can't show. Too often we take for granted what it really means for a
family to reconnect to the world of work. Work is more than a punch
card, more than a paycheck. It provides structure to a day, link to a
society, dignity for a family. It can build self-confidence and
self-esteem. There is nothing like the pride in a child's eyes when
or she goes to school and can answer, often for the first time, what
their parents do for a living.
One of the most important ways we can now build on these
triumphs is to make absolutely sure that parents who do enter the work
force can go to bed at night without worrying that they will lose
coverage for their families. That is why I'm proud to announce that
Department of Health and Human Services will revise its regulations to
allow all states to continue to provide Medicaid coverage to
families after a parent takes a full-time job. Believe it or not,
the old rules adults in two-parent families who worked more than 100
hours per month could actually be cut off Medicaid in many states.
Perhaps no aspect of the old welfare system did more to defy
common sense and insult our common values than this so-called 100-hour
rule. Just think of the message it sent. It took away health care
people who secured a full-time job just as we were imploring everybody
to move from welfare to work. Instead of rewarding stable families,
actually punished couples that work and work hard to stay together.
Instead of demanding responsibility, it basically said a father could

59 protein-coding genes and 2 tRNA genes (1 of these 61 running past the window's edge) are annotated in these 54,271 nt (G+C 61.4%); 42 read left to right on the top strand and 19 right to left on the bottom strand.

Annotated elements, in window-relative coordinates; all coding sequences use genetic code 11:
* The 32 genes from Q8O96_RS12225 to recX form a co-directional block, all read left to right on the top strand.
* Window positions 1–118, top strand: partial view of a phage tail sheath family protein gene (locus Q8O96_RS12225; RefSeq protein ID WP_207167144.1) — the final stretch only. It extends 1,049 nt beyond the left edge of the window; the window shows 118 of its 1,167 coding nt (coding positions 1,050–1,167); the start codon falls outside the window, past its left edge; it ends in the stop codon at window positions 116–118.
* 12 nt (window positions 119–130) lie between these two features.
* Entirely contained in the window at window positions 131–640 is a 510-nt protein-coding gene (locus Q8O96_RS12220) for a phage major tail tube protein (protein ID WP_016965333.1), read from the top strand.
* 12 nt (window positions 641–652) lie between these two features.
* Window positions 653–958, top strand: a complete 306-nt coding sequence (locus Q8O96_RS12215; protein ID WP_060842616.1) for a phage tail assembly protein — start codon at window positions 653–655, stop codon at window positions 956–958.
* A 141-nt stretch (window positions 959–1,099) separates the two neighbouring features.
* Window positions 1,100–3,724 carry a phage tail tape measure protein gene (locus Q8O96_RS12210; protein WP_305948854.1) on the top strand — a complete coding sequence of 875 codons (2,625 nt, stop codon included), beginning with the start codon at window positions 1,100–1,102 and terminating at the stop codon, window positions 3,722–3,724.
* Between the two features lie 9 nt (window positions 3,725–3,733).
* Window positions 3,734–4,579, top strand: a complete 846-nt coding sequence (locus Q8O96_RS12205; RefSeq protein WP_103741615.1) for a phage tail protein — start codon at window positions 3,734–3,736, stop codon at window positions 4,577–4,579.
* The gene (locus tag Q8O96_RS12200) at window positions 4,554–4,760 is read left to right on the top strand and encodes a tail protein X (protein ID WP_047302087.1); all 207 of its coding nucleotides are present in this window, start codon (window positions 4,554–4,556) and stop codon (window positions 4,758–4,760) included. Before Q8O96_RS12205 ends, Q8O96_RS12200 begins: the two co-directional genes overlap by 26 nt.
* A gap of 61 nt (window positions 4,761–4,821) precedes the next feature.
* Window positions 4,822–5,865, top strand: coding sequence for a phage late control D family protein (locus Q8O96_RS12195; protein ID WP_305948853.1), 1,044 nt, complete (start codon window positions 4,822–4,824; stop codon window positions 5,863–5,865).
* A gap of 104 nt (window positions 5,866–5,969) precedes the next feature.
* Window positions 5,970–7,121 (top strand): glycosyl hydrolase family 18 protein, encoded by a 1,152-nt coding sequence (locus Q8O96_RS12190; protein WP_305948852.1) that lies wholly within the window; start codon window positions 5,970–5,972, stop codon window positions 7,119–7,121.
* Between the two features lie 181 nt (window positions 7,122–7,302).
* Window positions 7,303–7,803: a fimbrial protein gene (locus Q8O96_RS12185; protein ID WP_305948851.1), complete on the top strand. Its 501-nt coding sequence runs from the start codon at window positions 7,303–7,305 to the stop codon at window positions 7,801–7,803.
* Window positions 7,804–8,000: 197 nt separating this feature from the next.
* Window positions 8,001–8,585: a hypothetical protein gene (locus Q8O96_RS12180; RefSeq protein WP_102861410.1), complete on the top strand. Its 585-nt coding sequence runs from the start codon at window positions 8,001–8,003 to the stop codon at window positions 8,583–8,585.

more for his children's health by sitting at home or walking away than
earning a living.
The 100-hour rule was wrong. Now, it and every other strand of
the old welfare system are history. The remaining challenges are ones
we all have to accept. All of us -- the public, private, religious,
nonprofit sectors -- have an obligation to continue helping all former
welfare recipients not only find, but stay in those jobs.
First, we must continue to offer states and communities the
they need to promote work. Today, we will release $60 million more in
Welfare-to-Work grants to states to help mothers and fathers facing
most significant employment hurdles. And I also want to call on
Congress to fully fund my plan to provide housing vouchers for welfare
recipients who need to move closer to their place of work.
Some recent studies, including some coming out of New York, show
that the effects of welfare reform in terms of people being able to
into the workplace have been quite uneven, depending upon the level of
preparation of the people on welfare for the work force and their
of isolation from available jobs. So these are important next steps.
Second, the private sector -- the true engine of job creation in
our country -- must continue to do its part. Listen to this: last